District Attorney candidate Chesa Boudin speaks at his election night party at SoMa Streat Food Park on Nov. 5. Kevin N. Hume/S.F. Examiner

A letter to San Francisco’s new DA Chesa Boudin

But I worry that you may be less sympathetic to the physical and emotional toll that victims, their families, and their communities endure

Congratulations on being elected San Francisco District Attorney. I wish you success. Your background, both personal and professional, has given you great insight into the physical and emotional toll that prison takes on those who commit a crime, as well as on their families and communities.

But I worry that you may be less sympathetic to the physical and emotional toll that victims, their families and their communities endure when, through no fault of their own, a crime is committed against them.

Your only experience is as a public defender. As such, you focused on offenders, their problems, and the impacts of trial and punishment on them and their families. But district attorneys are supposed to focus on the victims of crimes and the impacts of crime on them.

You say you want to focus prosecutions on violent crime where someone is physically hurt or killed. Those crimes definitely should be a priority. But victims of nonviolent crimes suffer emotional trauma — and sometimes significant financial loss — that can have a strong negative impact on their lives. Does their suffering not matter?

Consider car break-ins. You acknowledge that there are two broad categories of auto burglars — sophisticated criminal networks that work in teams, and homeless or addicted people who smash and grab out of desperation.

I agree that jail, without addressing the underlying problems, for the latter group is not effective at preventing future crimes. These people should be steered into treatment and other programs to help them get a handle on their lives.

But The City should go after the criminal syndicates, and I worry that you have given mixed signals on this. Your campaign website talks about establishing partnerships with other Bay Area law enforcement agencies to pursue these criminal networks. That makes sense.

But then you talk about not prosecuting nonviolent crimes. The criminal syndicates may hear that as an indication that they can commit burglaries without fear of consequences. Please make it clear that is not so.

I agree with you that the criminal justice system is not fairly applied, with poor or minority offenders subject to much harsher charges and punishments. And I agree that we need to address the underlying causes of crime, including addiction, mental health problems and the ravages of poverty. But I worry that too much focus on causes could allow some people to avoid taking responsibility for their actions and avoid consequences for those actions.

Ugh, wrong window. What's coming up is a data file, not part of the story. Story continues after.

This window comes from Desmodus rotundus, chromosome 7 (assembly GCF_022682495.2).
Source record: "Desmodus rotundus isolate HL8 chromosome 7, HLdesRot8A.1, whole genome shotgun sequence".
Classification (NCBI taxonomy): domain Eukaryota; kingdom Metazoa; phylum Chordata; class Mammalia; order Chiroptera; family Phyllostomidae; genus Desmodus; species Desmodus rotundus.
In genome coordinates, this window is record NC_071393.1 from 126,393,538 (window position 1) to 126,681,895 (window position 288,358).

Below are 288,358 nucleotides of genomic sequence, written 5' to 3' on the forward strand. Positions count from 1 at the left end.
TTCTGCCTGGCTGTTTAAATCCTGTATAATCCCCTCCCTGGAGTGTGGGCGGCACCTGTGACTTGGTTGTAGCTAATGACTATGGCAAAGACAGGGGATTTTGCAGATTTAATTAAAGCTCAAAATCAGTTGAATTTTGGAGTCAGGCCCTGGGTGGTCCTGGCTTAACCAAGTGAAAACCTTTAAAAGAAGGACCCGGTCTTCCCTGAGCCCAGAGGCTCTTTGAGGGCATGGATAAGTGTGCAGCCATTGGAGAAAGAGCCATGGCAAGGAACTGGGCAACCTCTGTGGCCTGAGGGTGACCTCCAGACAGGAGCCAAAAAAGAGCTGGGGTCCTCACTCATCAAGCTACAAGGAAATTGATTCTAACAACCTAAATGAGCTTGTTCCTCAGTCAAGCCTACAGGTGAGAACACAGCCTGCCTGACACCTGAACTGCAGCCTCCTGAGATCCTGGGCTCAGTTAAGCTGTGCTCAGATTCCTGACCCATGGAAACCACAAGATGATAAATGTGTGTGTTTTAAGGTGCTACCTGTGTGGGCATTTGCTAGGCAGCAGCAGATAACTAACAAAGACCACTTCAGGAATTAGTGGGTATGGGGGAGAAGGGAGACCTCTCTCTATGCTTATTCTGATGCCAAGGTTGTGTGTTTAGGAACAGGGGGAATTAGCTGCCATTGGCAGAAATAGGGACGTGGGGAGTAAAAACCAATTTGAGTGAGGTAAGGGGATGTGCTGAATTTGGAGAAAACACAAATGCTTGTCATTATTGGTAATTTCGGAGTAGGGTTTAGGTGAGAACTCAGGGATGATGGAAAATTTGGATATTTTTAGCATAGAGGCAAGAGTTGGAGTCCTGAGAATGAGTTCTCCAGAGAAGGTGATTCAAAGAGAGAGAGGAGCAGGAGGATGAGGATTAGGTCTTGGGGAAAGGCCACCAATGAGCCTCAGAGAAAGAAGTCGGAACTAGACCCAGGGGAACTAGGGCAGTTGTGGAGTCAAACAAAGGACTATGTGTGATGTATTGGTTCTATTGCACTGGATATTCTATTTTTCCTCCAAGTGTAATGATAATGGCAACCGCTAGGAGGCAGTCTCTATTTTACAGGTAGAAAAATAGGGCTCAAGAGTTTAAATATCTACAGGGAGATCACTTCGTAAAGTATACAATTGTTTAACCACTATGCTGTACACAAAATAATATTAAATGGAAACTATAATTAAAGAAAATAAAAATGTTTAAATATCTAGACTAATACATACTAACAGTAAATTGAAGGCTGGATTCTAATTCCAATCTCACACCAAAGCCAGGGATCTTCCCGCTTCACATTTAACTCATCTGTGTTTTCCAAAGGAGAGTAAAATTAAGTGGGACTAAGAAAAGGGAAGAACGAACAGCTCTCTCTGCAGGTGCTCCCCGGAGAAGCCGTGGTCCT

You support restorative justice programs that focus on reconciliation between victims, offenders and the community. I think this could work with nonviolent, quality-of-life crimes, including car break-ins.

But you have said you plan to offer restorative justice to victims of all crimes, including violent ones. I don’t think it’s fair or reasonable to ask a rape victim or a victim of domestic violence to sit down across the table from her rapist or abuser, especially if it’s not long after an attack. The potential for the woman to be re-victimized by a predator who is not genuinely remorseful is huge.

You say victims will be given the choice of whether to participate in restorative justice or not. But, given that it will be your signature program, how much pressure will be applied to a victim who wants no part of it to do it anyway?

You won 51 percent of the votes for DA that were left after three rounds of ranked choice voting. But that was only 42 percent of all the votes cast in the election (over 12,000 ballots left the DA contest blank, and others were dropped after their candidate was eliminated and they had no alternate choice listed).

You barely won, so you cannot claim any mandate for transformational change. The criminal justice system does need to be reformed, but please work with everyone in the community to do so, not just offenders.

You have said you want to meet with communities impacted by the actions of the DA’s Office. I hope that includes victims of nonviolent, quality-of-life crimes like car break-ins. And I hope you will support crime victims as passionately as you have defended the criminals. After all, that is your new job.

Sally Stephens is an animal, park and neighborhood activist who lives in the West of Twin Peaks area. She is a guest opinion columnist and her point of view is not necessarily that of The Examiner.

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